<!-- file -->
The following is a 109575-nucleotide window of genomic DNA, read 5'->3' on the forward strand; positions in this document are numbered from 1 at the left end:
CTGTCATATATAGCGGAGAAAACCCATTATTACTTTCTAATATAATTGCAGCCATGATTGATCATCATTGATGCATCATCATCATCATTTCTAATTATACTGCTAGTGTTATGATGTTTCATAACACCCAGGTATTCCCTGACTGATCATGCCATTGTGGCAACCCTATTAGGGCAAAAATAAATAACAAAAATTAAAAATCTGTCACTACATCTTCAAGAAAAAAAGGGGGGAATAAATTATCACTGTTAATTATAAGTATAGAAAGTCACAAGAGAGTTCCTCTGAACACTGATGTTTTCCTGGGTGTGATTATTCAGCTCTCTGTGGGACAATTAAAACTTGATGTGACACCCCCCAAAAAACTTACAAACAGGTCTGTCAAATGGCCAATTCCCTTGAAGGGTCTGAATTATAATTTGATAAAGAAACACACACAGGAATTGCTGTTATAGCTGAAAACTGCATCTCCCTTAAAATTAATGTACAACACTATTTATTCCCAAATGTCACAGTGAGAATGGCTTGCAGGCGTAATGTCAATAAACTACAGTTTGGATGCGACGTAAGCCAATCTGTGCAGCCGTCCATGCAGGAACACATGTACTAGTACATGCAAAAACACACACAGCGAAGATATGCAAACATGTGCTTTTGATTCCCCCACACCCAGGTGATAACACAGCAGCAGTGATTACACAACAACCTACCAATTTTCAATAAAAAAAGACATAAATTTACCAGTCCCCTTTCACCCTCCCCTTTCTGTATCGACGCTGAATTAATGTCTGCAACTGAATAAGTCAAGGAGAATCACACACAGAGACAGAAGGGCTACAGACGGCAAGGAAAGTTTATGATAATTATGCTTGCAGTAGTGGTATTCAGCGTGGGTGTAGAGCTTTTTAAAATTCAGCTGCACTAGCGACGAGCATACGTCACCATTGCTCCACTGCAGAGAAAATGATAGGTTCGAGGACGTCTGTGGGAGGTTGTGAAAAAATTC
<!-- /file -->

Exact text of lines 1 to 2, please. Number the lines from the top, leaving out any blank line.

The following is a 109575-nucleotide window of genomic DNA, read 5'->3' on the forward strand; positions in this document are numbered from 1 at the left end:
CTGTCATATATAGCGGAGAAAACCCATTATTACTTTCTAATATAATTGCAGCCATGATTGATCATCATTGATGCATCATCATCATCATTTCTAATTATACTGCTAGTGTTATGATGTTTCATAACACCCAGGTATTCCCTGACTGATCATGCCATTGTGGCAACCCTATTAGGGCAAAAATAAATAACAAAAATTAAAAATCTGTCACTACATCTTCAAGAAAAAAAGGGGGGAATAAATTATCACTGTTAATTATAAGTATAGAAAGTCACAAGAGAGTTCCTCTGAACACTGATGTTTTCCTGGGTGTGATTATTCAGCTCTCTGTGGGACAATTAAAACTTGATGTGACACCCCCCAAAAAACTTACAAACAGGTCTGTCAAATGGCCAATTCCCTTGAAGGGTCTGAATTATAATTTGATAAAGAAACACACACAGGAATTGCTGTTATAGCTGAAAACTGCATCTCCCTTAAAATTAATGTACAACACTATTTATTCCCAAATGTCACAGTGAGAATGGCTTGCAGGCGTAATGTCAATAAACTACAGTTTGGATGCGACGTAAGCCAATCTGTGCAGCCGTCCATGCAGGAACACATGTACTAGTACATGCAAAAACACACACAGCGAAGATATGCAAACATGTGCTTTTGATTCCCCCACACCCAGGTGATAACACAGCAGCAGTGATTACACAACAACCTACCAATTTTCAATAAAAAAAGACATAAATTTACCAGTCCCCTTTCACCCTCCCCTTTCTGTATCGACGCTGAATTAATGTCTGCAACTGAATAAGTCAAGGAGAATCACACACAGAGACAGAAGGGCTACAGACGGCAAGGAAAGTTTATGATAATTATGCTTGCAGTAGTGGTATTCAGCGTGGGTGTAGAGCTTTTTAAAATTCAGCTGCACTAGCGACGAGCATACGTCACCATTGCTCCACTGCAGAGAAAATGATAGGTTCGAGGACGTCTGTGGGAGGTTGTGAAAAAATTC